[This post is part of a series on The Pastoral Epistles in the Apostolic Fathers. RWB]
Ign. Eph. 17.1 || 2Ti 3.6
17.1 Διὰ τοῦτο μύρον ἔλαβεν ἐπὶ τῆς κεφαλῆς αὐτοῦ ὁ κύριος, ἵνα πνέῃ τῇ ἐκκλησίᾳ ἀφθαρσίαν. μὴ ἀλείφεσθε δυσωδίαν τῆς διδασκαλίας τοῦ ἄρχοντος τοῦ αἰῶνος τούτου, μὴ αἰχμαλωτίσῃ ὑμᾶς ἐκ τοῦ προκειμένου ζῆν. (Ign. Eph. 17.1)
17. The Lord accepted the ointment upon his head for this reason: that he might breathe incorruptibility upon the church. Do not be anointed with the stench of the teaching of the ruler of this age, lest he take you captive and rob you of the life set before you. (Ign. Eph. 17.1)
Holmes, M. W. (1999). The Apostolic Fathers : Greek texts and English translations (Updated ed.) (146, 147). Grand Rapids, Mich.: Baker Books.
6 Ἐκ τούτων γάρ εἰσιν οἱ ἐνδύνοντες εἰς τὰς οἰκίας καὶ αἰχμαλωτίζοντες γυναικάρια σεσωρευμένα ἁμαρτίαις, ἀγόμενα ἐπιθυμίαις ποικίλαις, (2Ti 3.6, NA27)
6 For from these are the ones who sneak into the houses and capture idle women overwhelmed by their sin, led on by various desires, (2Ti 3.7, my own translation)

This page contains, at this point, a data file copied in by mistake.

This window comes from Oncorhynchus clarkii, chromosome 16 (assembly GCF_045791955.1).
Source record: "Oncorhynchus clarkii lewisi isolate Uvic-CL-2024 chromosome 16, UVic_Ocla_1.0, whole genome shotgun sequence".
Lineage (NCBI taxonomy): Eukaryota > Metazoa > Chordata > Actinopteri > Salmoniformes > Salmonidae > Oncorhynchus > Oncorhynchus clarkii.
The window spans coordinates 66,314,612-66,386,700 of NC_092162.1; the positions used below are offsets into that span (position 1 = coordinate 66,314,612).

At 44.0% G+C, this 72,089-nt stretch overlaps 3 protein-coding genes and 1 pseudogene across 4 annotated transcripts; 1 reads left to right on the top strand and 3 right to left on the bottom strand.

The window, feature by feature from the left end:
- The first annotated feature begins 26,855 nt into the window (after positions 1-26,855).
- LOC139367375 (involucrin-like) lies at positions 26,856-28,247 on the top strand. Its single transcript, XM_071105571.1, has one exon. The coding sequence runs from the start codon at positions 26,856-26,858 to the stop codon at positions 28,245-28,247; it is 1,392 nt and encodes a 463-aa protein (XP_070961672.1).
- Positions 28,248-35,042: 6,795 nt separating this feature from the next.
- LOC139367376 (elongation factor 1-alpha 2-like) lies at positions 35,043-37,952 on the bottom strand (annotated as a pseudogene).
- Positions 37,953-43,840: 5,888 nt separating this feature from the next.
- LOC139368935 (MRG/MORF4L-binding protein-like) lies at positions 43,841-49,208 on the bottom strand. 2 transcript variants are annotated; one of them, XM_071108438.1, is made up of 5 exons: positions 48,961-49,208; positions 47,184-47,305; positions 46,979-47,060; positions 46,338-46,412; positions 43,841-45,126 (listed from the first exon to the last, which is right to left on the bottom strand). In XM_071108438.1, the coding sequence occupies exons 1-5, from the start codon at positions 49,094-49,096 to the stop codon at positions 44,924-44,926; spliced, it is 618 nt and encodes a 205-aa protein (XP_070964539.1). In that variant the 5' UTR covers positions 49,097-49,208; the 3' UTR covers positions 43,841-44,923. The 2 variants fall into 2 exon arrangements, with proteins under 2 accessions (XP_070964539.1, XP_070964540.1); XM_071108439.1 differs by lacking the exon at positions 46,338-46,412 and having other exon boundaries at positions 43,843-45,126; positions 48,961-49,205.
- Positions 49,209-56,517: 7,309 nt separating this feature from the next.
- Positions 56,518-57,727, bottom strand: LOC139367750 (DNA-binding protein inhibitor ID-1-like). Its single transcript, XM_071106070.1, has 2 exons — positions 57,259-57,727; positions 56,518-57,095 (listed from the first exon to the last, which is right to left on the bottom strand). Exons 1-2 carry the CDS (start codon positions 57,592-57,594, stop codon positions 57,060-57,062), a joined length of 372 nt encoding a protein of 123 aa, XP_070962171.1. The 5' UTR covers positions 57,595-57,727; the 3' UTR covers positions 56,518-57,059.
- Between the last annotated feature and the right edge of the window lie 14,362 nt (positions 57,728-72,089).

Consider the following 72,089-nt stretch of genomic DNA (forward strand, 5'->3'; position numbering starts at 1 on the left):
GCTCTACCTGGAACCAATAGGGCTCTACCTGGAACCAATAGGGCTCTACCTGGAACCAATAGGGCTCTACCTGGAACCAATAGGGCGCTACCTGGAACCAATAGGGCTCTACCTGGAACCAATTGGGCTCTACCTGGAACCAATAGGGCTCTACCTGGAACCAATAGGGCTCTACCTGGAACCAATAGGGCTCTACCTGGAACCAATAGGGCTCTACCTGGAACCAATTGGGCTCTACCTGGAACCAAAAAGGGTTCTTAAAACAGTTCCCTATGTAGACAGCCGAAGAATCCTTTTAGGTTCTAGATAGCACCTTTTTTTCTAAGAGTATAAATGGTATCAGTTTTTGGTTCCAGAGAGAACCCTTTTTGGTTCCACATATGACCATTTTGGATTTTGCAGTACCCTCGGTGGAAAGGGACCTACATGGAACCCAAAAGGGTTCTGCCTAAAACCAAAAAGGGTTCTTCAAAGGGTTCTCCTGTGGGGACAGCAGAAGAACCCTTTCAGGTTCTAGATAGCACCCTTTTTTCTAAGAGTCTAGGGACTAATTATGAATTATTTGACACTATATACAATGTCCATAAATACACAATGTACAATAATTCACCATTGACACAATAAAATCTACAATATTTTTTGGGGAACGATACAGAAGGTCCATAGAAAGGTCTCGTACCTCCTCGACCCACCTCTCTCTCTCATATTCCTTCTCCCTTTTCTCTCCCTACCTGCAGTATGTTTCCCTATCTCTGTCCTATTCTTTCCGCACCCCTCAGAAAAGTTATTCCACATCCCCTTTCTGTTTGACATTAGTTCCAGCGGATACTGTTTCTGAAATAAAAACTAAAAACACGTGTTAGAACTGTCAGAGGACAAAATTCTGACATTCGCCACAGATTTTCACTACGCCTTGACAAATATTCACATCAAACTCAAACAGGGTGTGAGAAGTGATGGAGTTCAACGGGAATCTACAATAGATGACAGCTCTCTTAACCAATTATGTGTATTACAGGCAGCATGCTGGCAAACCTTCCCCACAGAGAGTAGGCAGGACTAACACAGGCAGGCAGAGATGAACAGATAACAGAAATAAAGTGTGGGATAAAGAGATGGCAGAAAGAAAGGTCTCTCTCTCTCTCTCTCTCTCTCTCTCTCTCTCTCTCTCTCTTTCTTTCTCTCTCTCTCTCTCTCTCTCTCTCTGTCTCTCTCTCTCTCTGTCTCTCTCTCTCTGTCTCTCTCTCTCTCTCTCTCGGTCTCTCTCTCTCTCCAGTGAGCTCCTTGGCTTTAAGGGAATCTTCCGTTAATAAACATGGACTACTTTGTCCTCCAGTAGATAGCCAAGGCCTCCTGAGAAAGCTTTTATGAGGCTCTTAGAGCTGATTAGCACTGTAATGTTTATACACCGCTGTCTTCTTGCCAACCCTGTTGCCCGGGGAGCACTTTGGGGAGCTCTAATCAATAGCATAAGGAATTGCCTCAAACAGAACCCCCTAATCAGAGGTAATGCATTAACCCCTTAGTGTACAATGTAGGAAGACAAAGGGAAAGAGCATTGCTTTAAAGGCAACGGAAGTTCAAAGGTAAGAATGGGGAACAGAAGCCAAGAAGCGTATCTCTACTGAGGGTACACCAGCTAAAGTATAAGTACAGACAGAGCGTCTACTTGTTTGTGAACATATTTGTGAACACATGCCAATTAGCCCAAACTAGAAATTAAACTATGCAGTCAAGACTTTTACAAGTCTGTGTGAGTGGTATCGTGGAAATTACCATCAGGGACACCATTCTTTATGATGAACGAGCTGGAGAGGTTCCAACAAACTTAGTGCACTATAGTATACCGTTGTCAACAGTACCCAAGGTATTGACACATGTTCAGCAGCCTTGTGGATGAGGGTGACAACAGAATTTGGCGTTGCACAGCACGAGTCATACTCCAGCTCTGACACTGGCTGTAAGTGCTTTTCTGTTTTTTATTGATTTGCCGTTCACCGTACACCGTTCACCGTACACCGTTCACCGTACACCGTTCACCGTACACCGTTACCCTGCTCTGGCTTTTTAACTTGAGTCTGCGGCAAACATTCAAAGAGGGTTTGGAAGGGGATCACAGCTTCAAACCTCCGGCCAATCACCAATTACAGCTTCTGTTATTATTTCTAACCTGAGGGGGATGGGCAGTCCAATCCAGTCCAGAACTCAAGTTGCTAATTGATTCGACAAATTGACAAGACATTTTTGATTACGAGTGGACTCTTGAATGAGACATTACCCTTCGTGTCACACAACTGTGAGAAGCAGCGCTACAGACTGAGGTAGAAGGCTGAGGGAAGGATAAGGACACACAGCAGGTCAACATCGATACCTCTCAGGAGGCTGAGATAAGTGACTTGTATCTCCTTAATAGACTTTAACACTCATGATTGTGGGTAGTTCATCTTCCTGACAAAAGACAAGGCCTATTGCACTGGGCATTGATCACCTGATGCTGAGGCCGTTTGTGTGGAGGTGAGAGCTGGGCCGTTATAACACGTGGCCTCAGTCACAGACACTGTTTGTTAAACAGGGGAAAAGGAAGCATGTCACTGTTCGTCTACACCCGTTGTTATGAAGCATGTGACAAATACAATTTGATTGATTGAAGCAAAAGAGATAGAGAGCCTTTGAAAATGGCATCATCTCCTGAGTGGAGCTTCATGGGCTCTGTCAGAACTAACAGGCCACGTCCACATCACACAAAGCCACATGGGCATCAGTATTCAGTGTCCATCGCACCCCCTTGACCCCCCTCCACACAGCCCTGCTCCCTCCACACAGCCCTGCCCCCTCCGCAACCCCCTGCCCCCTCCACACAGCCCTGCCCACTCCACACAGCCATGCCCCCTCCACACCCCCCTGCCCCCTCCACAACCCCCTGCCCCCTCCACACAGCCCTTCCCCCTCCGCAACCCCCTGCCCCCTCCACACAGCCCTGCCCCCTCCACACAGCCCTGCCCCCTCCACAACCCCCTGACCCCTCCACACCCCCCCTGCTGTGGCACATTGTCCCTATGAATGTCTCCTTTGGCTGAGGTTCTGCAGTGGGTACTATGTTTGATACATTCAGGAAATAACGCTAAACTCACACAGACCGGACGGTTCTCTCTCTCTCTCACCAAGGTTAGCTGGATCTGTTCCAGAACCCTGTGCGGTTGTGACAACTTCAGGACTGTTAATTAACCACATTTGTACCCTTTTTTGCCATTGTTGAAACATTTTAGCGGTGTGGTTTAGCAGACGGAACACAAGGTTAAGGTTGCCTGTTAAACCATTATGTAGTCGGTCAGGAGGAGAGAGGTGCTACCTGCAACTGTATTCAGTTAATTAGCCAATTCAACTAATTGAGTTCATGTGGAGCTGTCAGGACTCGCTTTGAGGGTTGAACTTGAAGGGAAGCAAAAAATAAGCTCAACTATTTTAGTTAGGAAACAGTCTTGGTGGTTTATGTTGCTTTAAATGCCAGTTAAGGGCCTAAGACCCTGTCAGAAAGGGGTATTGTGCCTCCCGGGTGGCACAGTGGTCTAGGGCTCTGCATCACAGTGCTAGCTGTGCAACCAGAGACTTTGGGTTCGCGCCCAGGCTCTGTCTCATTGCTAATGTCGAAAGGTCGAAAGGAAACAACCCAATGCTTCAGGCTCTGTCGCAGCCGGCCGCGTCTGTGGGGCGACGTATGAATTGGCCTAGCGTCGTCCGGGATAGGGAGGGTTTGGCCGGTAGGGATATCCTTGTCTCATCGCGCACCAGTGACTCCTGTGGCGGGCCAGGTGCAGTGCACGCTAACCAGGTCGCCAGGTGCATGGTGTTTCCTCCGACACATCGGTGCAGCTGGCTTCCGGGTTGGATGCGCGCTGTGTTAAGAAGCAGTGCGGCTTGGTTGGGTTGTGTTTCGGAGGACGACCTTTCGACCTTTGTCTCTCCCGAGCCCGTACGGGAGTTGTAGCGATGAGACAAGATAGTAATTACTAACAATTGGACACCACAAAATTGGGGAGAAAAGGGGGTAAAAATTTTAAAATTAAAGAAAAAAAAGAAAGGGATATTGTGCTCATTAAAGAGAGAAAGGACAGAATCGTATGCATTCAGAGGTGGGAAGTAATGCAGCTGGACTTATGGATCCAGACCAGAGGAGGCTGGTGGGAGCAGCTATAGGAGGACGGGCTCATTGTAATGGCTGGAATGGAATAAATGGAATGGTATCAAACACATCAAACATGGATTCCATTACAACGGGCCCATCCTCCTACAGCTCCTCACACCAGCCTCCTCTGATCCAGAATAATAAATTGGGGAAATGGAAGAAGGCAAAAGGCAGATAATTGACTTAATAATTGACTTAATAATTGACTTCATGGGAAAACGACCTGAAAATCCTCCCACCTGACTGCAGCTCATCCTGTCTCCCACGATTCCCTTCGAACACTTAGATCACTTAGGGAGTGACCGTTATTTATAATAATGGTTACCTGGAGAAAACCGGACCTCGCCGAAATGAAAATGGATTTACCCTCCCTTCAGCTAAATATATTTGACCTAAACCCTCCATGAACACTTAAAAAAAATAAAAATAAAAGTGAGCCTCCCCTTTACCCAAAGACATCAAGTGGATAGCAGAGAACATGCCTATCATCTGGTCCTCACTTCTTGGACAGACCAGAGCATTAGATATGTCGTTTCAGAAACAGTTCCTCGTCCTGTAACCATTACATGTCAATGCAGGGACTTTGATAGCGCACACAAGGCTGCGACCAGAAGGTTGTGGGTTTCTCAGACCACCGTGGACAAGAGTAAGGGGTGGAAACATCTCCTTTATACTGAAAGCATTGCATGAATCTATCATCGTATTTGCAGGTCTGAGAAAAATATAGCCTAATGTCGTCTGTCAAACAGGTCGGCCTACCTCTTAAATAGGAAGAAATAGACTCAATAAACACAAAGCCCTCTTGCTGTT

The similarity here appears to be primarily lexical, and that only based on one word, αἰχμαλωτίζω. The contexts, while similar, are not complete matches. Even BDAG categorizes these instances differently with Ign. Eph. 17.1 as a citation of sense 1b and 2Ti 3.6 as a citation of sense 2 (cf. BDAG p. 31).
While each instance involves the capturing and destruction of someone, the capturer is different. In Ignatius the capturer is the “ruler of this age” while in 2Ti it is the self-serving non-believers (adequately described in vv. 2-5).
There doesn’t seem to be much to recommend this as an Ignatian reminiscing of Second Timothy.
Next up: Ign. Trall. 7.2 || 2Ti 1.3